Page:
During the decade and a half after Osirak, Ramon — in between studies for his degrees at Tel Aviv University — kept rising through the ranks of the Israeli air force, logging thousands of hours of flight time on A-4, Mirage III-C, F-4, and F-16 jets. In 1994 he was promoted to colonel and appointed head of weapons development and acquisition.
In 1997 he was chosen to be Israel’s first astronaut, and in July 1998 he began his training at the Johnson Space Center in Houston.
From January 16 to February 1, 2003, aboard the Columbia—whose crew carried out a total of 80 experiments—Ramon did experimental work with a multispectral camera for measuring small dust particles (or dust aerosols) over the Mediterranean and the Saharan coast of the Atlantic.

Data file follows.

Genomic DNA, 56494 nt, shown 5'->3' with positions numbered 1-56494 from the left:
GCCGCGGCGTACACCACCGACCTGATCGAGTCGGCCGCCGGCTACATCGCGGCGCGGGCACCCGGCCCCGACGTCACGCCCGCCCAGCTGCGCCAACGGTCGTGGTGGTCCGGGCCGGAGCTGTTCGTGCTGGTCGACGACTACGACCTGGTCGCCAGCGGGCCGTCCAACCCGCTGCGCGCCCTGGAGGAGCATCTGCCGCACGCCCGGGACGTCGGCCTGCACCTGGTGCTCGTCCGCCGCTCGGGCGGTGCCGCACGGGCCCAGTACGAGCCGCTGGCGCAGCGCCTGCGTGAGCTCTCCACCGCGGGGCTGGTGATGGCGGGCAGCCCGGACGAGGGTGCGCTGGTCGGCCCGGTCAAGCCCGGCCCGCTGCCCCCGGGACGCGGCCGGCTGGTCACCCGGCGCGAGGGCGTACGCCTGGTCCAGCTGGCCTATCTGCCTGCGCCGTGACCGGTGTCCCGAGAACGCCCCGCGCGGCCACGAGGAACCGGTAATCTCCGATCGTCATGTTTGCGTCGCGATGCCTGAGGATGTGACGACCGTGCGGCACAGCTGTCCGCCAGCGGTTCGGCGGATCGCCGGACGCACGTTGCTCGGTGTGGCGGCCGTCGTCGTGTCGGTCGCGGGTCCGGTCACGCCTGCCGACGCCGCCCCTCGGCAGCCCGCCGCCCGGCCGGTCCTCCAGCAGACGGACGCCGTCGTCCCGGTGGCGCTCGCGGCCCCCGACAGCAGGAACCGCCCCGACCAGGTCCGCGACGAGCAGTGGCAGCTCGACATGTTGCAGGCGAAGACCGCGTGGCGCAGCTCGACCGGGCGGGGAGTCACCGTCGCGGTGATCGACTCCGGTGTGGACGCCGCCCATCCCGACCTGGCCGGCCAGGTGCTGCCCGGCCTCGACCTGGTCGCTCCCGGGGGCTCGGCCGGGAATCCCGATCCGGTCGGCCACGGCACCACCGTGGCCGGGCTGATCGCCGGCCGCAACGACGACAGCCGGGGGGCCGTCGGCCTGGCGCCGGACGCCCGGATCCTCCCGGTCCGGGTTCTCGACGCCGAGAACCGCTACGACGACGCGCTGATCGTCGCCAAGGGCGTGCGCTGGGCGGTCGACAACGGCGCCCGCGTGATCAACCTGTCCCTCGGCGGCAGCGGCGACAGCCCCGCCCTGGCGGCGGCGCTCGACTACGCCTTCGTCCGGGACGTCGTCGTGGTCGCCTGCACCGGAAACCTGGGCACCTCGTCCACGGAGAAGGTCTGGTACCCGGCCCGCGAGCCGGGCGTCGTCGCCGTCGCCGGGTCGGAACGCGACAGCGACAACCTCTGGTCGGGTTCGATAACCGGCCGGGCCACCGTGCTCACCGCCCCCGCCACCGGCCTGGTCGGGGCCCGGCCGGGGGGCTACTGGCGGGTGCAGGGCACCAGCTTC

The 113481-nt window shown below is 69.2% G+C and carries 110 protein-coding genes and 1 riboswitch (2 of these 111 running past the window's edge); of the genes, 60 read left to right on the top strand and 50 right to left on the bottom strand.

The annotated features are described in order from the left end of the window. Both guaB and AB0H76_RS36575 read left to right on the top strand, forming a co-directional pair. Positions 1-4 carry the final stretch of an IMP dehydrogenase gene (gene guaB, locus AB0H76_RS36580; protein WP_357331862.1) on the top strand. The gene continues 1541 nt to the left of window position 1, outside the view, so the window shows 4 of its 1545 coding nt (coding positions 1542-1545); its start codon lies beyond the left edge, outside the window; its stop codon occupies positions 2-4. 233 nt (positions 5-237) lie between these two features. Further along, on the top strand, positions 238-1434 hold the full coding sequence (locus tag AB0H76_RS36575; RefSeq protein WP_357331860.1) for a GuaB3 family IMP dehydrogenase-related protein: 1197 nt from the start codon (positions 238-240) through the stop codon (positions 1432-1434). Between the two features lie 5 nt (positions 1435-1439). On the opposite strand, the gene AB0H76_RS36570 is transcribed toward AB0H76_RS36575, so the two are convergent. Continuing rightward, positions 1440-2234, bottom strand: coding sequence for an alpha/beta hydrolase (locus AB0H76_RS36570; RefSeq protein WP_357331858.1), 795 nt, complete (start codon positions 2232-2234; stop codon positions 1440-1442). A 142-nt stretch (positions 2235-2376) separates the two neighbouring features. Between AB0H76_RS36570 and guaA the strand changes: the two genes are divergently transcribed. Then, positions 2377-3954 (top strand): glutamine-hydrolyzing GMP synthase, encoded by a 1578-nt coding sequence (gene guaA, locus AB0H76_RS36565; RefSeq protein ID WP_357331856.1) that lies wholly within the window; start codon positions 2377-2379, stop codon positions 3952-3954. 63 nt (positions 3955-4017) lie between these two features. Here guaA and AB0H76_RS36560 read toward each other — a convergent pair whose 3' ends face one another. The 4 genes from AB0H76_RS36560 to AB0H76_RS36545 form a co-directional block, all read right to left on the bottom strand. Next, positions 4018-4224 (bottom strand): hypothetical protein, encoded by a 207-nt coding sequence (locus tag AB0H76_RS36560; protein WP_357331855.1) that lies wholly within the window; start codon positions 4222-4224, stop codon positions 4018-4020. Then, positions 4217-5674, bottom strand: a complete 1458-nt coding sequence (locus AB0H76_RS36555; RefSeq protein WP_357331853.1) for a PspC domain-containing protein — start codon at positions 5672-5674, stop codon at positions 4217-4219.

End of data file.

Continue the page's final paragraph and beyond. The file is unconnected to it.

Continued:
But Ramon saw the flight as something more than a triumph of technology and science. As he said in an interview: “I feel I am representing all Jews and all Israelis.” As he told the Israeli prime minister from the Columbia itself:
I think it is very, very important to preserve our historical tradition, and I mean historical and religious traditions.